In the process of researching game development for Key of David, we came to realize the importance of art. Not figuratively, like game development "is an art". I'm talking about the importance of the raw basic process of drawing and coloring things.
About a year and a half ago, when we were getting serious about this idea, we were contemplating maybe building a related board game concept, just to kind of cut our teeth in just the general "game making" business. We actually thought it was a good idea as it would allow us to make a product, but also, we could reuse the art for the video game concept art later. How clever! We'd get some art, maybe it wouldn't be greatest, but at least we'd get some experience commissioning art.
It was the first run-in with truly asking ourselves, what do we want this to look like? How do you communicate that to someone? What's the process?
Turns out, at that time, we still weren't sure what we wanted in terms of art even IF it was just a board game that was a knock-off of another board game. Fast-forward a year, and now we're 100% convinced that "game development" is much more of an art-based industry than it is a programming based industry. We say that as programmers.
This may be less true for games that avoid realistic art, like puzzle games or 2d retro kind of games, but for modern games that focus on realism-what we're making, and what we enjoy playing-definitely it's true. The budgets of these big games reflect that. Art teams on big video game projects, which include animators, 3d character modelers, concept artists and illustrators, and all the people associated with motion capture are MOST of the budget.
The nature of programming is a little different. There's a lot of programming that goes into a video game, for sure, but it's more difficult to compartmentalize and cut into pieces. There's a saying in programming that that it's analogous to a woman making a baby. "It takes 9 months to make a baby, you can't speed up the process and get a baby in one month by adding 8 women."
When we were researching the various aspects of the game development pipeline, it became clear that primary bottlenecks were animation and modeling. It also became clear that a lot of people interested in game development overly obsess about creation tools (the game engine, the 3d modeling software) maybe thinking that the "fun" is going to come from the engine somehow or the "art" is somehow going to come from learning how to use the tool. But art doesn't come from the paint brush, it comes from your head. Fun doesn't come from a game engine, it comes from you experimenting with what you built with it.
That's really my two cents on the main obstacle that keeps people from really getting into game development. You have to know where to start. A lot of people start in the wrong place, or at least they "start to focus" in the the wrong place. That starting focal point is art and imagination, not tools.
I've seen a lot of game dev advice videos where the advice was "make a small game". But what if you didn't imagine a small game? What if your vision is something big or artistically ambitious? Why waste your time making a small game that isn't at all what you're passionate about? I understand that the advice is aimed at "proving" to yourself you can do it, getting a handle on the process,etc. but if your passion is a big game, it's probably an art intensive game.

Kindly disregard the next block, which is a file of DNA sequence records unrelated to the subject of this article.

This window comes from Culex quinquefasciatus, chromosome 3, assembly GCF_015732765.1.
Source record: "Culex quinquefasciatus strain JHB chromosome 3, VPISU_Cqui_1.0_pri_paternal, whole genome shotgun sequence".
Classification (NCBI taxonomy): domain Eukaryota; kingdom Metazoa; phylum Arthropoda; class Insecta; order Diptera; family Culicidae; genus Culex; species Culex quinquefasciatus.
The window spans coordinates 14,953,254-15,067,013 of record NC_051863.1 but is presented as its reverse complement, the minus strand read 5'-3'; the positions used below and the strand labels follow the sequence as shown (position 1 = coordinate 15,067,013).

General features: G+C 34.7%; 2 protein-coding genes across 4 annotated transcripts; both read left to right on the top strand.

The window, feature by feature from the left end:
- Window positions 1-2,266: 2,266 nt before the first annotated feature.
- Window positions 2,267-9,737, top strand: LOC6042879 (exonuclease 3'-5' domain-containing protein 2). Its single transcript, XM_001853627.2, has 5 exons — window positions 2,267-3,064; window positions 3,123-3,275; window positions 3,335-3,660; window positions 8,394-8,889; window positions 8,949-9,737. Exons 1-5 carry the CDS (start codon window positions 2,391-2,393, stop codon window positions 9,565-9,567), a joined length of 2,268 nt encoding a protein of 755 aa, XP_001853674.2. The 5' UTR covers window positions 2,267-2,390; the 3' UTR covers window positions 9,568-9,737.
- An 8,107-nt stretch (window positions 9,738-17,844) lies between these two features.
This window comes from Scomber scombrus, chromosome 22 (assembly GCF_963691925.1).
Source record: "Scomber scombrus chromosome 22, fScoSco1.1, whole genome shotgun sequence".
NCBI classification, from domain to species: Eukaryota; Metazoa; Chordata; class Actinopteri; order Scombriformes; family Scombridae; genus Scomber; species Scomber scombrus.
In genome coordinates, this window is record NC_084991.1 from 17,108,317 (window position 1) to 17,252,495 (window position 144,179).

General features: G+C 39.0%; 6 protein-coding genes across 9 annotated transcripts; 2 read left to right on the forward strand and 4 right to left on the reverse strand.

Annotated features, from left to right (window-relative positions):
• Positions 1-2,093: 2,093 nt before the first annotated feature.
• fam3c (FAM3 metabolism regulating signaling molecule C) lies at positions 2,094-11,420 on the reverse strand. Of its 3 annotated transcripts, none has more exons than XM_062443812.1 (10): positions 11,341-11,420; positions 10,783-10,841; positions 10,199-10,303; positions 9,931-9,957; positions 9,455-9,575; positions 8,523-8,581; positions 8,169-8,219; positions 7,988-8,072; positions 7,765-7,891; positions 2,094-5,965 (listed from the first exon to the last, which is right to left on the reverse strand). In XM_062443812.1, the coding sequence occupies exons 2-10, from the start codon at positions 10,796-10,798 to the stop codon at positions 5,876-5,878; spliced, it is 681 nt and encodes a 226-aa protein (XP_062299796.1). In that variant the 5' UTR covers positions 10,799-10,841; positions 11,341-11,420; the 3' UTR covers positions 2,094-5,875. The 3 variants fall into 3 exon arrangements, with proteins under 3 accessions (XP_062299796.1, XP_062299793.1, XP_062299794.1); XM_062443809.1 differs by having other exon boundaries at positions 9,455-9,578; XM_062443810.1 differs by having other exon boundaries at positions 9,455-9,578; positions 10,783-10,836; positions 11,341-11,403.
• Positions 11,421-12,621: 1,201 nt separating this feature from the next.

My advice is to start bringing what you're imagining into the world even if it's in baby steps with black and white sketches and a couple of pages of story notes.
For Key of David, We knew we wanted realism, 3d, and we knew we wanted a compelling story which meant 3d cinematics. That made the idea of buying it even more daunting when we realized how much money we were going to have to ultimately raise. At the same time though, in a way, the possibility becomes more real. When you've firmly decided, "hmmmmm, this will cost MILLIONS!", and that doesn't scare you and you accept it, you just go to the next step. "Ok, how do I get millions?" Once you get to the core of the game pipeline problem, and see it clearly, then you know where you need to focus your energy.
The game engine, the 3d modeling, that's important, but it's not AS important right away in the beginning. Right away is actually the thing that isn't computers, coding, collision physics, or inverse kinematics on your animation rig. It's being able to tell these artists who draw things what your vision is. It's being able to know enough about your story to write down scene ideas these characters will be in. All these things you can do right now.
So if I was to give someone wanting to do their own game and bring their own vision to life some advice....and there's a LOT of people out their who have youtube videos and entire websites devoted to giving advice on this sort of thing (most are like us, who haven't yet released a game), I would say "start with the art". The technical stuff is already conquered territory in the general sense. You'll spend time learning it, but it's just time and patience. The artistic expression of your idea is the new thing. That's the input that you're trying to feed into the "pipeline". You can learn about the pipeline the rest of your life and die without making anything if you lose sight of the thing that goes INTO THE PIPE.
There's people out there, all over the place that can explain various aspects of the game development pipeline in 1000 different ways, but there isn't anyone out there who can bring YOUR idea into the world except you. There's artists who can help you, but you have to talk to them and work with them. It's not cheating! It's art collaboration. Learning about yourself and your idea through relationship and systematically making small iterative improvements in your idea is how art works!